If you purchase South Poll, you agree to stated by-laws: no competitions.

"No show cows," said Gentry.


"It doesn't help the breed," he said. "It's a beauty contest. The judge can't look at a heifer and make you money. The only thing that can do that is a well-kept set of records."

South Poll, Bent Tree Farms, Ft. Payne, Alabama

We walk out into the fields, among the 100 or so cows. It is immediately calming, standing among these big-red-bodied-animals, chewing cud, swishing flies, inhaling, exhaling, some in the sun, others under the shade tree.

Most ignore us.

Except one.

She raises her head. Looks at us. Kinda skittish.

We walk closer.

She runs away.

One out of 100.

"Sell her," Gentry immediately says to Roberts.


"I can't put up with that. I stand for cows being gentle and tender. I can't let one calf ruin that," he said. "You see any other animal looking at you? She shouldn't be looking at you."

We walk, he and Roberts talk.

Teddy Gentry, Bent Tree Farms, Ft. Payne, Alabama

Look at the body shape she's got.

Look at her. You couldn't draw a more perfect udder on a cow.

That's a $20,000 cow.

This is not arrogance; it is love. For three decades and against all odds, Gentry has been building this love story of devotion: to the South, to cattle, to young farmers.

"We're about doing the right thing. Not bullshitting people. Making it during hard times, making it during good times," he said.

Gentry kept circling back to this main point: breeding cattle that will help farmers make money.

"We’re not the fastest. We’re not the largest. We’re not the tallest," he said. "But we think we are the most money-making breed out there."

Then, the conversation turned to cow shit.

Cow dung, Ft. Payne, Alabama

When Gentry bought this farm, the soil was dead.

"DDT," said Gentry. "You couldn't find an earthworm or dung beetle for a half-mile."

They discontinued all pesticides. Began adding fish emulsifier and sea salt to the fields. Began rotationally grazing, moving the herd every day or so.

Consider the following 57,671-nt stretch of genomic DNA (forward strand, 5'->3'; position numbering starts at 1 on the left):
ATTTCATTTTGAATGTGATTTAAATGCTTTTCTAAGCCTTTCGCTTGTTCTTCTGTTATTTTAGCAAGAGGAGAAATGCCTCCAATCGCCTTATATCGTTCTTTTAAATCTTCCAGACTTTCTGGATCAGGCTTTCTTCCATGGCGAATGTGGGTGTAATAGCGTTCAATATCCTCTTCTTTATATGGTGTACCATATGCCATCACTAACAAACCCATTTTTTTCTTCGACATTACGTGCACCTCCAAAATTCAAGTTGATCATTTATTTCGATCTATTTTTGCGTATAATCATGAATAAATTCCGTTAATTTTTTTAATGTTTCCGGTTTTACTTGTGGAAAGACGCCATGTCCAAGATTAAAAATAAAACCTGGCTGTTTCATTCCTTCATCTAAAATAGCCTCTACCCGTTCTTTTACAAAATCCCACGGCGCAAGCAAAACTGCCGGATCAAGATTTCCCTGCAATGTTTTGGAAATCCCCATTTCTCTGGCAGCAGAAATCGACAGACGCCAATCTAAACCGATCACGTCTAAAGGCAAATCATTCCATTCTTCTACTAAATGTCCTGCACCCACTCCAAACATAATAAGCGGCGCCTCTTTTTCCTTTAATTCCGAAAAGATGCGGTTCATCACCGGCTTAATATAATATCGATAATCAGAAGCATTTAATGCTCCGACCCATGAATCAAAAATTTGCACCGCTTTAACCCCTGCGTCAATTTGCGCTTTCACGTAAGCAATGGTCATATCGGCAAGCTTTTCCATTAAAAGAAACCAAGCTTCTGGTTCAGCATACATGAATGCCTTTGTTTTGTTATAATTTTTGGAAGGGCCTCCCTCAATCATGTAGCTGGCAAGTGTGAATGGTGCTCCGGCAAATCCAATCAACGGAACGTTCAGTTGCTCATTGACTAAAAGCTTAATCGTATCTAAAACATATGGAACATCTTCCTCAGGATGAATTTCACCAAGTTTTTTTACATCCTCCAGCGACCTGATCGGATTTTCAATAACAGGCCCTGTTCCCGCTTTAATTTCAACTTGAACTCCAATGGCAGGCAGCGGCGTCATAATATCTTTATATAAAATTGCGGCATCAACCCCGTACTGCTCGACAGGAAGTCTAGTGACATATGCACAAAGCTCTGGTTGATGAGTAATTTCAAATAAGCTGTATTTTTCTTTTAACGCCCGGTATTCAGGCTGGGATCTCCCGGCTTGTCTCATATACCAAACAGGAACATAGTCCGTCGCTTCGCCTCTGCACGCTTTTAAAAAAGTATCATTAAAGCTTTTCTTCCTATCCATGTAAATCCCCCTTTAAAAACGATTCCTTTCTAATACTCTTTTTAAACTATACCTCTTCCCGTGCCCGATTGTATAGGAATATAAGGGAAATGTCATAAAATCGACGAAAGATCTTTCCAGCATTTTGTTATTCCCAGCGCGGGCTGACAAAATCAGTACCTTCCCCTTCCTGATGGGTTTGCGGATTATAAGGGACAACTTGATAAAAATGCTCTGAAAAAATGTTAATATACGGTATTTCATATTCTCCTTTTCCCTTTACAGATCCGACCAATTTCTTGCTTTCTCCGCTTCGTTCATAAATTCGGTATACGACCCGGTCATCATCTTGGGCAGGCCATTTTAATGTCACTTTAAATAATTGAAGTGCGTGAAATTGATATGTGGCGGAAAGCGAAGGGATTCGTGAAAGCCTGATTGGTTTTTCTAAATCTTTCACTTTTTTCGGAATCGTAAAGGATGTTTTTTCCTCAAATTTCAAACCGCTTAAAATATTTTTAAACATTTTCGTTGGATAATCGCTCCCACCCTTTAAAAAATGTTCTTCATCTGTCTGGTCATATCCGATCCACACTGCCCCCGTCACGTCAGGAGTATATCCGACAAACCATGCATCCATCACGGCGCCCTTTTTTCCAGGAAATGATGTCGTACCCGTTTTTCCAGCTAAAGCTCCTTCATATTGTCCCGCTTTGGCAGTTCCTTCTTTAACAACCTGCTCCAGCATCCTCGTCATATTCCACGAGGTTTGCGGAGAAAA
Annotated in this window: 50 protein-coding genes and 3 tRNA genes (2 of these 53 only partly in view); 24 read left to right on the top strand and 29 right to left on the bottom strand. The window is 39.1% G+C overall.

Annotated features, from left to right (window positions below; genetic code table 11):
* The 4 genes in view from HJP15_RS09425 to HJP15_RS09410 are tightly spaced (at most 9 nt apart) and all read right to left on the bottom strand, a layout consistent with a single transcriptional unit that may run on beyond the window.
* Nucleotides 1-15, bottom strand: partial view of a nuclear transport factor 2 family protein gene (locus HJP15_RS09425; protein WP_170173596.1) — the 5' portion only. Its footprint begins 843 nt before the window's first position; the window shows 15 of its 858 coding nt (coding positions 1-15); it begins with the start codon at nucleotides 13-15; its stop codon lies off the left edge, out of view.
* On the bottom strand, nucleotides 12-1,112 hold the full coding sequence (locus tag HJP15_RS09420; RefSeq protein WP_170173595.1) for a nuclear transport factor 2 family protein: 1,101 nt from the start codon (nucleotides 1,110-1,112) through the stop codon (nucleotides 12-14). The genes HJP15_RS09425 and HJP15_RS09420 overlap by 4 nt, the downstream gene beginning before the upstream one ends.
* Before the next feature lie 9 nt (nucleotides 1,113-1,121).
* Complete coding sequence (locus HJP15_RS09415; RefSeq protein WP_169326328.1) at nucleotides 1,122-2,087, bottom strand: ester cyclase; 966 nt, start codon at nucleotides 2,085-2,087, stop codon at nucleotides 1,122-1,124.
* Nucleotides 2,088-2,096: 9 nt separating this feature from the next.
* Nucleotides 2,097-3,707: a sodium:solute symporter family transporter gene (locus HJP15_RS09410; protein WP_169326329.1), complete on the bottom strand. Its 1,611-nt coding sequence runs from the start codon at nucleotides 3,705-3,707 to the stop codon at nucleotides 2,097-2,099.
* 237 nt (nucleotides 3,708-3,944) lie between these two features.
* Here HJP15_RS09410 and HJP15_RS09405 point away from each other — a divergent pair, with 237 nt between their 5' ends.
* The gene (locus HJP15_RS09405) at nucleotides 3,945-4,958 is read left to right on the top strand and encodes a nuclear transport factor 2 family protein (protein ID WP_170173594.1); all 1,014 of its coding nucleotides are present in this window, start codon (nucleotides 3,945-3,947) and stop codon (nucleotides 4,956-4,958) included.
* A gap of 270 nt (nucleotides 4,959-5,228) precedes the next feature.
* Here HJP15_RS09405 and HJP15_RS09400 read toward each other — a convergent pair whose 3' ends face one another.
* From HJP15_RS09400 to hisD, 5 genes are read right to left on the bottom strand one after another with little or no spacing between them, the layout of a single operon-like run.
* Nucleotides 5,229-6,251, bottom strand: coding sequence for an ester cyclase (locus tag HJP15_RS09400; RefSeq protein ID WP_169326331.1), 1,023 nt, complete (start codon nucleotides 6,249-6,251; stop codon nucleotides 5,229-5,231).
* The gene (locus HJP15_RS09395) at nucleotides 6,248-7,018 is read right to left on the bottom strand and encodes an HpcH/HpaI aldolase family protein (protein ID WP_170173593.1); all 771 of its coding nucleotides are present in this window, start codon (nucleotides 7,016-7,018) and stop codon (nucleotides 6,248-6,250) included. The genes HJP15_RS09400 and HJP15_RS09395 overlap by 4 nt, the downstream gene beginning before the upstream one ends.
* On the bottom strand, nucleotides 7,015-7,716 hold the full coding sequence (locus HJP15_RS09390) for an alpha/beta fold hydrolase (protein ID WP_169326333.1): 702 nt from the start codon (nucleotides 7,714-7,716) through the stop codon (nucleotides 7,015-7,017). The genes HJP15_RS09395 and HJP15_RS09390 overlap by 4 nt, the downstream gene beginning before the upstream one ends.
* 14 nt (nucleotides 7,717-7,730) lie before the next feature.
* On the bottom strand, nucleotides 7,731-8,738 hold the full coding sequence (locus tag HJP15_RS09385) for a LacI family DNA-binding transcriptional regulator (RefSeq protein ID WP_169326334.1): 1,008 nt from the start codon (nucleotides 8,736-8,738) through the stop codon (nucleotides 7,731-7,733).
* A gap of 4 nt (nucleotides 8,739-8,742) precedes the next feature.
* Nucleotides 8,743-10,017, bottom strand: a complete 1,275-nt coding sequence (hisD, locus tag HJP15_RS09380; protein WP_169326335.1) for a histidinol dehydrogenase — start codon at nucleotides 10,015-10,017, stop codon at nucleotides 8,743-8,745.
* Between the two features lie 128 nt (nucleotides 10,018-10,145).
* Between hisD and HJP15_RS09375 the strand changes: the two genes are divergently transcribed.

"That’s how we mimic what buffalo did," Roberts said.

And no Ivermectin.

"If you give a cow Iverc, whenever that cow poops for the next few days, it will kill all the earthworms or dung beetles in that area," Gentry said.

Today, the land is rich and fertile. In the middle of this drought, they say they're retaining twice as much rainfall as conventional farming. We stop by a fresh pile of cow dung.

"Two weeks after this cow pie hits the ground," Gentry said, "we want it to be gone. There are 1200 different dung beetles in the world and we want as many as we can have here."

Here in Ft. Payne, Gentry's been practicing aspects of regenerative agriculture for decades.

"Farmers doing this are more than contributing to the positive side of things," he said.

South Poll, Bent Tree Farms, Ft. Payne, Alabama

This is the future of Southern cattle farming. With drought and heat increasing, South Polls are a present-and-future breed for the South.

Both Gentry and Roberts are in their early 70s. Alabama still plays concerts, including next month in Huntsville. As Gentry heads back to his truck, I give him one more question:

Are you prouder of your work as a musician or cattle farmer?

"I think I do more for an industry with cattle than I have done for music," he said. "I leave something behind that young farmers can make a living with because of my work for 30 years."

Dave Roberts, Teddy Gentry, Bent Tree Farms, Ft. Payne, Alabama

All photography by Sarah Unger. Visit